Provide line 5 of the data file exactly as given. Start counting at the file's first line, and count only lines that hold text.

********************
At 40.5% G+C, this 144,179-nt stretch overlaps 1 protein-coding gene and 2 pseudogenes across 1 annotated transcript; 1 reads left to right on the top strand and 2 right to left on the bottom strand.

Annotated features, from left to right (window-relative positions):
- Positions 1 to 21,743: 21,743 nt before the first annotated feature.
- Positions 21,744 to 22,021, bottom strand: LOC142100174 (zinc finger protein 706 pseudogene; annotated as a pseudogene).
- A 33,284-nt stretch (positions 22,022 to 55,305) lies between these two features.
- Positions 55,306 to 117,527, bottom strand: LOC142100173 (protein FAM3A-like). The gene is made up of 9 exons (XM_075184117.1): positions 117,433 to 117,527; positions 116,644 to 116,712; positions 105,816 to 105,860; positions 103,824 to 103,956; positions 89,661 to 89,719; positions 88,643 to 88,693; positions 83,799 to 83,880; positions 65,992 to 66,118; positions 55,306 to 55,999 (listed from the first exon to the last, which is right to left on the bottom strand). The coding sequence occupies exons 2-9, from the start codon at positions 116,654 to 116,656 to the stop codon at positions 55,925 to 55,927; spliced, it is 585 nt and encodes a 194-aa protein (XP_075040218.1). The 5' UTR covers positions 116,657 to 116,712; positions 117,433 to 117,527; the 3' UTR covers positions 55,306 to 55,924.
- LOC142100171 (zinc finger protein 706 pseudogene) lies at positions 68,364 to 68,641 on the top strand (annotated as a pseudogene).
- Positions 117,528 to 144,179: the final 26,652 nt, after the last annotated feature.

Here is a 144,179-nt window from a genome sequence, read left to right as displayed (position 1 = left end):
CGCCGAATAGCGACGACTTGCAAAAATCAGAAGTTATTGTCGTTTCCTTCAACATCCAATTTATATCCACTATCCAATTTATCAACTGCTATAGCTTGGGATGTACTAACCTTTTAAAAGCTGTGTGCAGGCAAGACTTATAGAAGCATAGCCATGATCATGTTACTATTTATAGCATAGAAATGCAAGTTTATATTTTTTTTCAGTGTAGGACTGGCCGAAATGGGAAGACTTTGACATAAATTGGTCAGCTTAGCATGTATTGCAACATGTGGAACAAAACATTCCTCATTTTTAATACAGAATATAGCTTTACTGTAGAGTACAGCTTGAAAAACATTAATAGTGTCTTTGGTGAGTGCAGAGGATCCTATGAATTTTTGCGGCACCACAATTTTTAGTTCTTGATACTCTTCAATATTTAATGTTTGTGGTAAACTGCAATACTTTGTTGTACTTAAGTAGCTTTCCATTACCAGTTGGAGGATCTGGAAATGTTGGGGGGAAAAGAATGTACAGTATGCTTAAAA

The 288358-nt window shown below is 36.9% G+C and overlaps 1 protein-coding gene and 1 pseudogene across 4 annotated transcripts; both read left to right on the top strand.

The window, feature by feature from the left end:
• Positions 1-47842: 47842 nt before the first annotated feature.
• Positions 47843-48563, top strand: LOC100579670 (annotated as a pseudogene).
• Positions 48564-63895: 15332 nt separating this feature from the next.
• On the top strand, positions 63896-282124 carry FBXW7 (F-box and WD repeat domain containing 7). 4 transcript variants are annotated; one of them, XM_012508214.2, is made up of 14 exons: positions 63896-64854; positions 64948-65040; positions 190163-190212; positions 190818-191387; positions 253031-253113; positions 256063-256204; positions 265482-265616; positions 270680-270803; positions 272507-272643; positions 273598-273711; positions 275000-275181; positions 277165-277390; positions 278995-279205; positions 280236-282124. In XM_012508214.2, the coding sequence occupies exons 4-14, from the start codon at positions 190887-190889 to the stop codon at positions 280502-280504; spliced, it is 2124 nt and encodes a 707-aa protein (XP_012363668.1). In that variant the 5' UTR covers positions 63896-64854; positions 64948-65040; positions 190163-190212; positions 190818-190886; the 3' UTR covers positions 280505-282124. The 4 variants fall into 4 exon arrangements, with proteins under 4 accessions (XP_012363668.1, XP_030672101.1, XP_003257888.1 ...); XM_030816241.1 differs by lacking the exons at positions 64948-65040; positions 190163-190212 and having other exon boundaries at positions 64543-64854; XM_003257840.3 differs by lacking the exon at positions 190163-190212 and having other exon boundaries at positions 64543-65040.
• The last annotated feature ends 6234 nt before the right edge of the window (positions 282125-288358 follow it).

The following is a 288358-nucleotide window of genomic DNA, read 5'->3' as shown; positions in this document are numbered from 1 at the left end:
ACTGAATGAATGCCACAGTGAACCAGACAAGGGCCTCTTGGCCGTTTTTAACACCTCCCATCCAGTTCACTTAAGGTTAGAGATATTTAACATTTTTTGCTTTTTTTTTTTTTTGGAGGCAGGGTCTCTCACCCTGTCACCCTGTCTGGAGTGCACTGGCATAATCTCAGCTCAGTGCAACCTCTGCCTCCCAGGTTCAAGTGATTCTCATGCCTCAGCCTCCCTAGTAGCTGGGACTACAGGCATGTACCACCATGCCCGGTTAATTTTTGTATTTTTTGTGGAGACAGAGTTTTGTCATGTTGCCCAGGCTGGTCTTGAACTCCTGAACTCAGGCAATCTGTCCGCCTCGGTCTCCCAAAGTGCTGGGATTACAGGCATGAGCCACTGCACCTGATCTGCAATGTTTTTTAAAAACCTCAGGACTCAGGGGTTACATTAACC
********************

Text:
- A 33,284-nt stretch (positions 22,022 to 55,305) lies between these two features.